2000 OPEN FORUM Abstracts
Diagnosis and Treatment of Dysphagia and Aspiration In Tracheostomized Patients
Roxann Diez Gross, MA, CCC-SLP University of Pittsburgh, Pittsburgh, Pennsylvania
The definition of pulmonary aspiration is "penetration of material from the oropharynx into the larynx, below the level of the true vocal cords." Tracheostomized and ventilator dependent patients are at significant risk for serious complications from aspiration due to a breakdown in the function of their normal airway defense mechanisms. Aspiration can occur during any and all phases of the swallowing process. For instance, aspiration before the swallow usually occurs as a result of disorders in the oral preparatory, oral, and/or pharyngeal phases, while aspiration occurring during the swallow is usually attributed to disorders in the pharyngeal phase. Aspiration after the swallow occurs due to pharyngeal and/or esophageal phase disorders.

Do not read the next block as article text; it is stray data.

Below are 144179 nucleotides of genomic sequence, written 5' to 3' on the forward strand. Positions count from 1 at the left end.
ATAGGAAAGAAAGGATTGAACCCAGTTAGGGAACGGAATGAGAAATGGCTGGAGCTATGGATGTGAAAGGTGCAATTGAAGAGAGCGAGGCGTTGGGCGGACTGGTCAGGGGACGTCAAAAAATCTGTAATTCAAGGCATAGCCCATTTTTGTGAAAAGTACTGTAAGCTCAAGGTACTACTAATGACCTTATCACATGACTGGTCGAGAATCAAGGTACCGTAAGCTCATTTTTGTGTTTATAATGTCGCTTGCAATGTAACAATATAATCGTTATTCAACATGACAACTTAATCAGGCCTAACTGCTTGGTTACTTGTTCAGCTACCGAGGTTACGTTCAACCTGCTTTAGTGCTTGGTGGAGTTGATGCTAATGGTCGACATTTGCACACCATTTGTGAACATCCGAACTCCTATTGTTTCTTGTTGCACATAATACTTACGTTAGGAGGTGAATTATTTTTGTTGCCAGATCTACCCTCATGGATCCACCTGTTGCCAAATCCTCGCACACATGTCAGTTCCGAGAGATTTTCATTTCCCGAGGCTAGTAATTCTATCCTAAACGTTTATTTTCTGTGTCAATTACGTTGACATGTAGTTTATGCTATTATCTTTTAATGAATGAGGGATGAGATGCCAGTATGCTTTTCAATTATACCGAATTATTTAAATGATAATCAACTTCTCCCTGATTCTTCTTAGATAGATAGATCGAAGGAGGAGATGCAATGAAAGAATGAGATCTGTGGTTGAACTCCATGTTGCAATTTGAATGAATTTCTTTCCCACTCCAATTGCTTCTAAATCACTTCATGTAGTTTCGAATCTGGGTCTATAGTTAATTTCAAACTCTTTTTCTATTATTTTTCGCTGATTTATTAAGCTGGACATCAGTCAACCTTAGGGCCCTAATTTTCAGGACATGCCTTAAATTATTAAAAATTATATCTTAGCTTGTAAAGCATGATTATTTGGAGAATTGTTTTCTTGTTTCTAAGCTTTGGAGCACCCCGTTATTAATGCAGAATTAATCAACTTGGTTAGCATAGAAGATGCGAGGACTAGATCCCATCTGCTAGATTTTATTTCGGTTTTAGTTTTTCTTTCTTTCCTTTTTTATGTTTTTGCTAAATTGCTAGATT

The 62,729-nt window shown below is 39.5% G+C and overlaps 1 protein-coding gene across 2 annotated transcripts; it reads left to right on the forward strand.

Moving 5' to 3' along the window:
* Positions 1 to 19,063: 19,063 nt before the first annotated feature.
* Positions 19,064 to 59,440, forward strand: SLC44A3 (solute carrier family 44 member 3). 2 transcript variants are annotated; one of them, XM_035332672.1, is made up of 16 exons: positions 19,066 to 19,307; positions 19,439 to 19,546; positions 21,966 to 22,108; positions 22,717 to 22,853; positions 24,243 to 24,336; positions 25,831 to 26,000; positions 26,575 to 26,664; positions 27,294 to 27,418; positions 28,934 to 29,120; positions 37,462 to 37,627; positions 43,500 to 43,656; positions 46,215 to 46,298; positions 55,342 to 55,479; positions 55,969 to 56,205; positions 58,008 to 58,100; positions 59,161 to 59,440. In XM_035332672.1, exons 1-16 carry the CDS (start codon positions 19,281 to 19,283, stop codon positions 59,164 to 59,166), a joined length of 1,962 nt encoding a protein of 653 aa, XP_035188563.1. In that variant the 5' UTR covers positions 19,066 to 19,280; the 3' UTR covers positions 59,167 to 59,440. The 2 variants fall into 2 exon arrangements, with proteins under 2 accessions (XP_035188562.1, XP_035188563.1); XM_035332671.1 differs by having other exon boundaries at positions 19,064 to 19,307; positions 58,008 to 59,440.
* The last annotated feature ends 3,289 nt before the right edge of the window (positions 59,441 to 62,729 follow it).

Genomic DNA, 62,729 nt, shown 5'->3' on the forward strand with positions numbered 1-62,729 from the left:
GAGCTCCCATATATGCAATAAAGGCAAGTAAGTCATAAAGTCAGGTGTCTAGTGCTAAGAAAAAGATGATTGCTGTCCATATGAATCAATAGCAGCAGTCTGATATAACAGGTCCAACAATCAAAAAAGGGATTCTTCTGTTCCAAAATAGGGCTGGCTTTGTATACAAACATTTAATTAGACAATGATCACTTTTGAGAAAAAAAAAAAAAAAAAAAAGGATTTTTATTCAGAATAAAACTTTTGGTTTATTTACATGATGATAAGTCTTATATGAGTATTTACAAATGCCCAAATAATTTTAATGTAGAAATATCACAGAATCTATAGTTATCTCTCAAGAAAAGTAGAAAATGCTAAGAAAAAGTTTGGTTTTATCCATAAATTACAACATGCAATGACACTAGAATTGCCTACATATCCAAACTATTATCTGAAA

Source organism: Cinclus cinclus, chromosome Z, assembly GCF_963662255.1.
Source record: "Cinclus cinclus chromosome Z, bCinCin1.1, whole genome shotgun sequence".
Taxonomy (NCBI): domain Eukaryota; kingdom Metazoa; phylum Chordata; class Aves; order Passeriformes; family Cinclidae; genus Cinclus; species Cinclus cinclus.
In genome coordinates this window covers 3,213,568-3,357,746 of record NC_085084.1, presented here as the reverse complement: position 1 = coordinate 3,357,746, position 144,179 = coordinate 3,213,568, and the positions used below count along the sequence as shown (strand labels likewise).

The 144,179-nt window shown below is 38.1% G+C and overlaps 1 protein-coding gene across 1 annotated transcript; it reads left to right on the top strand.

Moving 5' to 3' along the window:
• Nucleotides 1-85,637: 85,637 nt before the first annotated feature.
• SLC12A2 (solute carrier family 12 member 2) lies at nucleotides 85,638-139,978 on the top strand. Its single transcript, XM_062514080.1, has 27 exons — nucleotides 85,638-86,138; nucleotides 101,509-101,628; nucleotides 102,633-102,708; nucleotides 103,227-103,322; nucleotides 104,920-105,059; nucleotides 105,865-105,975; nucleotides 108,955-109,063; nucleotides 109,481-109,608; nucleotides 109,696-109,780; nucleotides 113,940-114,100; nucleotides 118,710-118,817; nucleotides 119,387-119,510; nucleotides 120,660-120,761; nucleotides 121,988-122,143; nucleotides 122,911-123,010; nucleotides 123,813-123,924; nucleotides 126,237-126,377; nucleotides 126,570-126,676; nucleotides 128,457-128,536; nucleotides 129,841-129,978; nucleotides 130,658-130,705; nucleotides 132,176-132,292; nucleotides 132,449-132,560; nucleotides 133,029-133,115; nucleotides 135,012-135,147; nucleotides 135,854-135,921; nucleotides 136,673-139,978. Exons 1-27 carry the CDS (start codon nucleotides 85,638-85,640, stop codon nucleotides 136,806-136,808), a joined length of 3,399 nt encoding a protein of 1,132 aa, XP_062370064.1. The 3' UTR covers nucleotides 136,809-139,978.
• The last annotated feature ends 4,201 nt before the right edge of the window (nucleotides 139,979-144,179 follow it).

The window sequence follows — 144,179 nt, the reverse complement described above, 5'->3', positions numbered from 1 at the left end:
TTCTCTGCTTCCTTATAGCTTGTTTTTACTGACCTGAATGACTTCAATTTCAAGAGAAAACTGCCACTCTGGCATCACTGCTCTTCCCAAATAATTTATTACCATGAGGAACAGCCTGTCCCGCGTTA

Dysphagia seen in tracheostomized and/or ventilator dependent patients can stem from a combination of underlying disease and the effects of tracheostomy. Dysphagia assessment procedures most often include the clinical dysphagia exam, the videofluoroscopic modified barium swallow study, and/or fiberoptic endoscopic evaluation of swallowing (FEES). Each of the evaluation techniques will be fully explained. Videotaped examples of the modified barium swallow and FEES exams will be shown.
Therapeutic interventions for the treatment of dysphagia will also be reviewed along with the physiologic processes believed to be affected by each therapeutic technique. Furthermore, current theories related to possible contributions of air and airflow in swallowing function will be introduced. Research literature in relation to all topics discussed will also be discussed.